Among the new ideas for improving the grid and the integration of more renewable energy is the microgrid ( μ G), which is related to the concept of single electrical power subsystems associated with a small number of distributed energy resources (DERs), which can be renewable or/and conventional with a cluster of loads [19,20,21]. In distributed microgeneration, many problems can occur, such as raising the local voltage and exceeding the thermal limits of certain lines and transformers [22]. Microgrids are potentially a better solution for reducing environmental pollution and mitigating global warming. Energy storage devices are a key element of a successful microgrid [23]. However, batteries are expensive devices, especially when they are connected to large loads, and lowering the capacity of batteries could contribute to the economic viability of microgrids. This paper presents the alternative possibility of using thermostatically heat-controlled loads to store energy in the building’s thermal mass. When there is available electricity from renewable energy sources, this extra energy will produce savings after sunset when no renewables can be used. Therefore, thermal mass, which has an infinite cycle of charging and discharging [24], is used to lower the use of the grid.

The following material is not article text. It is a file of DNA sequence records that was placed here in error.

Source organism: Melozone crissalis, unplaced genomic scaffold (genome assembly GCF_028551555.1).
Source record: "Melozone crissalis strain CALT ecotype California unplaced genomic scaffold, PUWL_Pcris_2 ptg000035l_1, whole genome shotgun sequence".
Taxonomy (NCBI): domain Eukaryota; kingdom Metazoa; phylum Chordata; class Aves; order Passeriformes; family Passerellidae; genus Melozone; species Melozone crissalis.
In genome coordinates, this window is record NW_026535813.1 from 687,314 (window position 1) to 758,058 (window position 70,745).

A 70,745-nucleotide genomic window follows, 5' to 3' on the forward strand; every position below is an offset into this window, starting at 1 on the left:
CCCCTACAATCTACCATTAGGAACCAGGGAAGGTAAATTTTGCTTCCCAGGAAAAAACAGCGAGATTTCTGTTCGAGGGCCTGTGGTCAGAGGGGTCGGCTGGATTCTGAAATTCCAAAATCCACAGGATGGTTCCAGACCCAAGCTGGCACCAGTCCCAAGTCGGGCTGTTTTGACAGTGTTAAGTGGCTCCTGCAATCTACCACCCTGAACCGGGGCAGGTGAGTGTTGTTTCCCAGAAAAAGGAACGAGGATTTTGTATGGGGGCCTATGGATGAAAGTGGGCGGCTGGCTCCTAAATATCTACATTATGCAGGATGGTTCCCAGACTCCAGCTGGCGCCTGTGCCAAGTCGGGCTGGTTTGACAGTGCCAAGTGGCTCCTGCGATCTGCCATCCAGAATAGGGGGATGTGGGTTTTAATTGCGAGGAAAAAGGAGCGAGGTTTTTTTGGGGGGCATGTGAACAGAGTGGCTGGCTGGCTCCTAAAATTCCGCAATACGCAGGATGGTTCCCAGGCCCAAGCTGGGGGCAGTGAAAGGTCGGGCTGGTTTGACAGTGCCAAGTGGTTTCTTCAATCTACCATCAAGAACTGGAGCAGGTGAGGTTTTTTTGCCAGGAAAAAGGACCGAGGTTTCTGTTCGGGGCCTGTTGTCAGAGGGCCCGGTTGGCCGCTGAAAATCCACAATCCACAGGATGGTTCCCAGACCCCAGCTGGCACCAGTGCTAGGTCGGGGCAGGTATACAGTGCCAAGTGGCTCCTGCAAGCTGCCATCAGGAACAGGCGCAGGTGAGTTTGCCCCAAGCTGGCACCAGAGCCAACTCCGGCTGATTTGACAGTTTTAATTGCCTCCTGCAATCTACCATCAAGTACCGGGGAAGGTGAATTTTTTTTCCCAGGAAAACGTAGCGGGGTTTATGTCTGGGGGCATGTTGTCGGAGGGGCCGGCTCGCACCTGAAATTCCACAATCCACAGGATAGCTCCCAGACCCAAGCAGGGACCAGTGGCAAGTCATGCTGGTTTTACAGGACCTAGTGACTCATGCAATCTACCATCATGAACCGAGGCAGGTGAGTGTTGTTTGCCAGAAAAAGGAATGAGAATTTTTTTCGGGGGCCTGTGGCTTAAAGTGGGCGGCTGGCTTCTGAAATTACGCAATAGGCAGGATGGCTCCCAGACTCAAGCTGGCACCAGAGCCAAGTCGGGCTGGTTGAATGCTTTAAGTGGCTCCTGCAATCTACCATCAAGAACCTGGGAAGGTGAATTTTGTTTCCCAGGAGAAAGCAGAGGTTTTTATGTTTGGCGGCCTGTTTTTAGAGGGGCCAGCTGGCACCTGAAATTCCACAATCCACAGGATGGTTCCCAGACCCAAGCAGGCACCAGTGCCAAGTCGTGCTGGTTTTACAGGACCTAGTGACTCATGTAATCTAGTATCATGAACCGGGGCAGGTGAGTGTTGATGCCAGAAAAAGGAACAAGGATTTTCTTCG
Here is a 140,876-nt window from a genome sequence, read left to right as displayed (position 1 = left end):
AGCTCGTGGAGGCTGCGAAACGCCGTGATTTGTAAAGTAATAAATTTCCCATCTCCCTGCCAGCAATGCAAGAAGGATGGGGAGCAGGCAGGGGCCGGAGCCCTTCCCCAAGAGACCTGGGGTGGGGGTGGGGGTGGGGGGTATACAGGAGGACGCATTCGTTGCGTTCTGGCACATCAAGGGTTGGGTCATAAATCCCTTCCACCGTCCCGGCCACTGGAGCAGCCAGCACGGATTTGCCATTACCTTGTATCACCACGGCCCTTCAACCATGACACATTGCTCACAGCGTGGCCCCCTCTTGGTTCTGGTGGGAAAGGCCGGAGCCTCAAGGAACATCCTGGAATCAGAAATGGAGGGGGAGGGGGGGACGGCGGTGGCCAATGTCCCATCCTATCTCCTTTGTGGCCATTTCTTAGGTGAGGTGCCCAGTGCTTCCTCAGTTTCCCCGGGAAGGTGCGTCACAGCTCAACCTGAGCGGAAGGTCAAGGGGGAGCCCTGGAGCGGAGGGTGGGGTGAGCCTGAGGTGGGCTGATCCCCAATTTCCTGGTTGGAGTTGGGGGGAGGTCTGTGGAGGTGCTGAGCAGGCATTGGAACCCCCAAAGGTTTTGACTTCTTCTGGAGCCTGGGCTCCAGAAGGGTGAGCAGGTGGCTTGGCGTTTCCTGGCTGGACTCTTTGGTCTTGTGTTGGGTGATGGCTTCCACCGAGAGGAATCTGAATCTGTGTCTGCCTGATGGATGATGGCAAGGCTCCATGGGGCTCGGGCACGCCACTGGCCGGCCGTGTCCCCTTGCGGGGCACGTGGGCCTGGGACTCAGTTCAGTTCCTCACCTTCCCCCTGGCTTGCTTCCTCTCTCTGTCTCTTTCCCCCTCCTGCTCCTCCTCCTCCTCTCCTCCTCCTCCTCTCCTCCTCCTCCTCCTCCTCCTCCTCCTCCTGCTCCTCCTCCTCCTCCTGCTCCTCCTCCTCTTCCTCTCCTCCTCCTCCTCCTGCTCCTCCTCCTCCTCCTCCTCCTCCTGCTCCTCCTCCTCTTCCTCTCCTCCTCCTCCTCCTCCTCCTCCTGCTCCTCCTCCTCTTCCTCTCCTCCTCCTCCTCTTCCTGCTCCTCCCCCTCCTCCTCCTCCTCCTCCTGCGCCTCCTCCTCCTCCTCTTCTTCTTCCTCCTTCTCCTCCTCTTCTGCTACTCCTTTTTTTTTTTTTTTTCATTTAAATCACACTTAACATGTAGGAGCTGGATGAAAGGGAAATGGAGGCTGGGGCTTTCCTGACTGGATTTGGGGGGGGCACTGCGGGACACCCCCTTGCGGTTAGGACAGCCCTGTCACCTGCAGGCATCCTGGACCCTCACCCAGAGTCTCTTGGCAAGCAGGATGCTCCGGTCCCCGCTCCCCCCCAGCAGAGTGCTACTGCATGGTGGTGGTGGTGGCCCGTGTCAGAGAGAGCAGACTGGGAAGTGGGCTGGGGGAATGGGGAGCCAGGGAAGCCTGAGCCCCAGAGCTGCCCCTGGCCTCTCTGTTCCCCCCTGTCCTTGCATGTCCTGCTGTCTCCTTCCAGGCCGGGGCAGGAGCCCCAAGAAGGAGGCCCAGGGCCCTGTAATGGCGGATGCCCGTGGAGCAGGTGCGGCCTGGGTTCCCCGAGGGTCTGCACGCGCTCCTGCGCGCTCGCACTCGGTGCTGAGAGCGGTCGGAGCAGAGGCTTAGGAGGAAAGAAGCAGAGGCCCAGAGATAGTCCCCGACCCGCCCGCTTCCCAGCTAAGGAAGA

There is a clear trend of solar PV making major contributions to the electricity supply. In many countries, the decline in the feed-in tariff has promoted self-consumption, and it will play an important role in the calculation of return on investment (ROI) of solar PV installation. Therefore, estimating and predicting self-consumption can help potential adopters make informed judgments about their potential ROI by reducing the amount of electricity that they import from the grid. Better evidence-based research on self-consumption will support changes in the behavior of consumers so that they make use of PV generation, and this change will have a positive effect on grid demand. This knowledge is also critical for policymakers to calculate the appropriate feed-in tariff rate to achieve PV deployment targets [25].